Hepatitis B

Hepatitis B is an uncommon infection in Australia due to most Australians being vaccinated. Even in those who do develop Hepatitis B most people (more than 95% of adults) will naturally cure the virus on their own unless it is acquired as child. A small minority will develop chronic Hepatitis B which can be treated but which can not yet be cured. Most people who develop chronic Hepatitis B first catch it as a baby or as a child under the age of 5.

How do you get Hepatitis B?

The most common way to acquire Hepatitis B in Australia is through sexual contact or sharing needles in people who inject drugs into their veins. Men who have sex with men (MSM) and indigenous Australians are at the highest risk. Outside of Australia, in particular in South East Asia, this STI is much more common and is usually acquired during pregnancy from a mother who has chronic Hepatitis B. This infection can be transmitted between children but how this happens isn’t really understood. It might be through saliva or breaks in the skin. This sort of transmission doesn’t appear to happen in adults.

How is Hepatitis B diagnosed?

This STI can be difficult to diagnose because most people (about 70%) will either have no symptoms or have symptoms so mild that they don’t worry about them. The diagnosis might first be suspected by abnormalities in a blood tests for liver function and is then confirmed with further blood tests that specifically test for Hepatitis B. It can take up to two months before the blood test will show evidence of the infection although it is usually positive after one month.

Who should be tested for Hepatitis B?

Testing should be carried out in the following populations assuming they have not been vaccinated as children.

  • Aboriginal and Torres Strait Islanders
  • Men who have sex with men
  • People with multiple sexual partners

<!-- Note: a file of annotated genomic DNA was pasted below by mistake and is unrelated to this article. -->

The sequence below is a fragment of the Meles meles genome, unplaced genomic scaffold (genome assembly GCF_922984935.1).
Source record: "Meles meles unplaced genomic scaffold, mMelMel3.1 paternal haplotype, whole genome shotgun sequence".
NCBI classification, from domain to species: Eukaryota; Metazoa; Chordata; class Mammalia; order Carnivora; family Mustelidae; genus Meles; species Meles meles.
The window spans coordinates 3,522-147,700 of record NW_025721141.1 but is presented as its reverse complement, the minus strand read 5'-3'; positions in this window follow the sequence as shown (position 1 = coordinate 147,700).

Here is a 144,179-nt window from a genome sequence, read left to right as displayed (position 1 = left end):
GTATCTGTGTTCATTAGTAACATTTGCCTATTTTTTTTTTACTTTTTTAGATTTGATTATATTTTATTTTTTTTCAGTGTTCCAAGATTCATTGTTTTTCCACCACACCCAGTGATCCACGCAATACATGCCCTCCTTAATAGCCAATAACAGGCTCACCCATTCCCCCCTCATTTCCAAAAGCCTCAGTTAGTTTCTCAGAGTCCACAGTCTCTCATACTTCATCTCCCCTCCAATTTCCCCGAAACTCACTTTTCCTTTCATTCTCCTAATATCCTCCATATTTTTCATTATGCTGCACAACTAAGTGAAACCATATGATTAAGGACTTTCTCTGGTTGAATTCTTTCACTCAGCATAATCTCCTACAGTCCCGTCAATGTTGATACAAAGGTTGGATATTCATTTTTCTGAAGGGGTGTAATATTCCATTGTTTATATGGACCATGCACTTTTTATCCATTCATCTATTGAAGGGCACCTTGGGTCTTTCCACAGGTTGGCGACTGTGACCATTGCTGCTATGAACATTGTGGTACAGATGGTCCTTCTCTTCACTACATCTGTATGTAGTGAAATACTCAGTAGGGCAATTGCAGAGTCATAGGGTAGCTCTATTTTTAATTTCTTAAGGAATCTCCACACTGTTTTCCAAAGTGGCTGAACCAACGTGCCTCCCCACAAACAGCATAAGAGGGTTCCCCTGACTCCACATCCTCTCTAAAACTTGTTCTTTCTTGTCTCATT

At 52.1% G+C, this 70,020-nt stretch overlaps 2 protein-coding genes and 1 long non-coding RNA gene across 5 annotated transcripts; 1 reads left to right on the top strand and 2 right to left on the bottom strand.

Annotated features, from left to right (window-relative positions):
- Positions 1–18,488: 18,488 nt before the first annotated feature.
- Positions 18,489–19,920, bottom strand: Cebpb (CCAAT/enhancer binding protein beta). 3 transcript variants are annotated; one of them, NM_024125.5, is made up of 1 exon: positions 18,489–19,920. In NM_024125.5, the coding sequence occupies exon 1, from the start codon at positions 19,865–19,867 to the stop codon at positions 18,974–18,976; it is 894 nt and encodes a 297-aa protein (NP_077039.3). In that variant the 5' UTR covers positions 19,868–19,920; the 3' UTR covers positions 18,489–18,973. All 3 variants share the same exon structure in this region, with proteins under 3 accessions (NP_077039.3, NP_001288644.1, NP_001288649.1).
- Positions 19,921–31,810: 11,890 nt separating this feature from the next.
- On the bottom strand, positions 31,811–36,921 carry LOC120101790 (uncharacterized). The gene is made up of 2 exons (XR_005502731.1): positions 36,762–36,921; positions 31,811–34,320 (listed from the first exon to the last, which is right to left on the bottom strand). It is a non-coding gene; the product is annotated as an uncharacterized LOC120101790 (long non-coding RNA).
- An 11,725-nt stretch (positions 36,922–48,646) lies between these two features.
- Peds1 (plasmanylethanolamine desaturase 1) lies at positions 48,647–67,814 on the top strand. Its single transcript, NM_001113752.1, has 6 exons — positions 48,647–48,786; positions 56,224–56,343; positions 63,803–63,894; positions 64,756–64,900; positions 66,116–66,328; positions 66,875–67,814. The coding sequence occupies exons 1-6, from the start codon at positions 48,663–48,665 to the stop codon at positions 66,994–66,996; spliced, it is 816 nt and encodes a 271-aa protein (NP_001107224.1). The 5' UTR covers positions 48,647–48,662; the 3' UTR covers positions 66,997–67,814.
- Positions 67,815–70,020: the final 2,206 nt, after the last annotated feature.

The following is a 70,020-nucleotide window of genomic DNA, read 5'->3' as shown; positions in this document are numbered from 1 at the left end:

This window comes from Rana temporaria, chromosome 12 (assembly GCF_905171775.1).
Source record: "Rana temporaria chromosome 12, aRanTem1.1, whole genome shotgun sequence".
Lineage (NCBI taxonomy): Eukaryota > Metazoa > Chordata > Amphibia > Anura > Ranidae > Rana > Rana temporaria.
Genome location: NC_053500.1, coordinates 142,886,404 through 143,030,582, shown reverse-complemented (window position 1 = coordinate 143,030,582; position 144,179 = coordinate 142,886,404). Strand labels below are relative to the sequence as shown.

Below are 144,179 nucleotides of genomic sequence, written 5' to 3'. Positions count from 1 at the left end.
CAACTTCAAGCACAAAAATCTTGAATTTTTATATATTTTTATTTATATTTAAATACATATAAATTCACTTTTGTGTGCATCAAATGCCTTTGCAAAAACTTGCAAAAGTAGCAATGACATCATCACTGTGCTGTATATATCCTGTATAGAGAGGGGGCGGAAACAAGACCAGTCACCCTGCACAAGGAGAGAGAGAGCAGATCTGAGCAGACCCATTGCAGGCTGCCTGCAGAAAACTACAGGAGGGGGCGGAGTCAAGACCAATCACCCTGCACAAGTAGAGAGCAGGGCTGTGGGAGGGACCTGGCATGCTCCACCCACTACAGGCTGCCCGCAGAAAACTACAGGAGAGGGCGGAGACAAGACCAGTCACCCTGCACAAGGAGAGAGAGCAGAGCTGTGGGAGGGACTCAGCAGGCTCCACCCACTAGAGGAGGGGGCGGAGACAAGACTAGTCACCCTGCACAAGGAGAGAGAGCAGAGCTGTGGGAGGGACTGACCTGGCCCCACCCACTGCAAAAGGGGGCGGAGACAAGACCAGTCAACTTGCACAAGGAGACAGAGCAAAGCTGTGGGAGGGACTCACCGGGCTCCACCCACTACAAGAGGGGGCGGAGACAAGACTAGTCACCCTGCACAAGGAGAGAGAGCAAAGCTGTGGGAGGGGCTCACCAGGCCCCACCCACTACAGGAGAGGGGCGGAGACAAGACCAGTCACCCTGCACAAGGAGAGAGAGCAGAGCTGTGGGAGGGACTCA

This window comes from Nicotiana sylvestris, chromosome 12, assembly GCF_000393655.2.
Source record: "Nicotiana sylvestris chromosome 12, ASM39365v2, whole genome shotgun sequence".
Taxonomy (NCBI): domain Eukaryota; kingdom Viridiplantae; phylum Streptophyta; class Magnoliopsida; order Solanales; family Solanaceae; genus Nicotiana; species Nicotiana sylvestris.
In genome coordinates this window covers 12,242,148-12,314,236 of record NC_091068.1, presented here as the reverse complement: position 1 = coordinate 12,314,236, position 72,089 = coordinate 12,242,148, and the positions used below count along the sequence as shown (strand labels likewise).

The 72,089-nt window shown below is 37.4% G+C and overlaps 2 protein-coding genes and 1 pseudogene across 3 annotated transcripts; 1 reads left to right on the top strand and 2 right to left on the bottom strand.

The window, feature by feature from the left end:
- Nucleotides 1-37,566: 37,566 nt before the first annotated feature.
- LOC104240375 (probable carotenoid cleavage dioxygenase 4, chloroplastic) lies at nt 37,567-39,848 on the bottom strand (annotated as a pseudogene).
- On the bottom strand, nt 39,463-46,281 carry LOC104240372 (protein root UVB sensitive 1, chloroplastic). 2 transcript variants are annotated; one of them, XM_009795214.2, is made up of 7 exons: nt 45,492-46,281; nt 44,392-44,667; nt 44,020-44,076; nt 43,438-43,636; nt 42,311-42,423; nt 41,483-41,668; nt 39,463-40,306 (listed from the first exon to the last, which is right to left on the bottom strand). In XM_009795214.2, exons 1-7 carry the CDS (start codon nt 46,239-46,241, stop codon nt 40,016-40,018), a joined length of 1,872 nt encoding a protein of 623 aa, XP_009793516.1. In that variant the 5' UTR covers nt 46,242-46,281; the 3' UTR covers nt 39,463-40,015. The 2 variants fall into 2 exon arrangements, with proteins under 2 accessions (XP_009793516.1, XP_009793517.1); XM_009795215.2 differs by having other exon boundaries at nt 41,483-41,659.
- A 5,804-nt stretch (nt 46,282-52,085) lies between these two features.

• People who are in prison or who have ever been in prison
  • Pregnant women
  • People with unexplained abnormalities in blood tests for liver function
  • People with symptoms of a new hepatitis infection
  • People who were born in a country where a lot of people have Hepatitis B
  • The children of women who have chronic Hepatitis B

What happens when you get Hepatitis B?

In more than 95% of adults the infection will resolve on its own and these patients will be considered cured. In 70% of cases the symptoms they first develop will be mild and not last very long. In the remainder there will be symptoms of acute hepatitis including fatigue, poor appetite, vomiting or feeling like vomiting, pain in the abdomen and around the liver, and jaundice (where the skin turns a yellow colour). This illness is usually prolonged and may last a few months. It’s more common to develop these symptoms the infection occurs in older adults and much less common to develop symptoms in babies and children.

How is Hepatitis B treated?

In most cases no specific treatment is needed because the illness will usually resolve on its own. In adults who develop acute hepatitis that is particularly severe or in adults who have a weakened immune system then it may be necessary to treat with antiviral medications. In those with chronic Hepatitis B the decision to start treatment will depend on what phase the infection is in. Chronic infection moves through different phases over time and some of these phases are associated with liver damage, scarring and liver cancer. Treatment is initiated to prevent or minimise the impact of these complications.

What follow up is needed?

Patients who develop acute Hepatitis B need follow up to make sure they clear the virus naturally on their own (which will be the case in more than 95% of adults). In those who develop chronic Hepatitis B, follow up is lifelong with blood tests every 6-12 months to monitor the phase of the infection and to check for evidence of liver damage.
In those adults who develop acute Hepatitis B, sexual contacts from the last 6 months should be notified, tested and vaccinated if this hasn’t already been performed. Household members and regular sexual partners of people who develop this STI should also be vaccinated if they haven’t been already.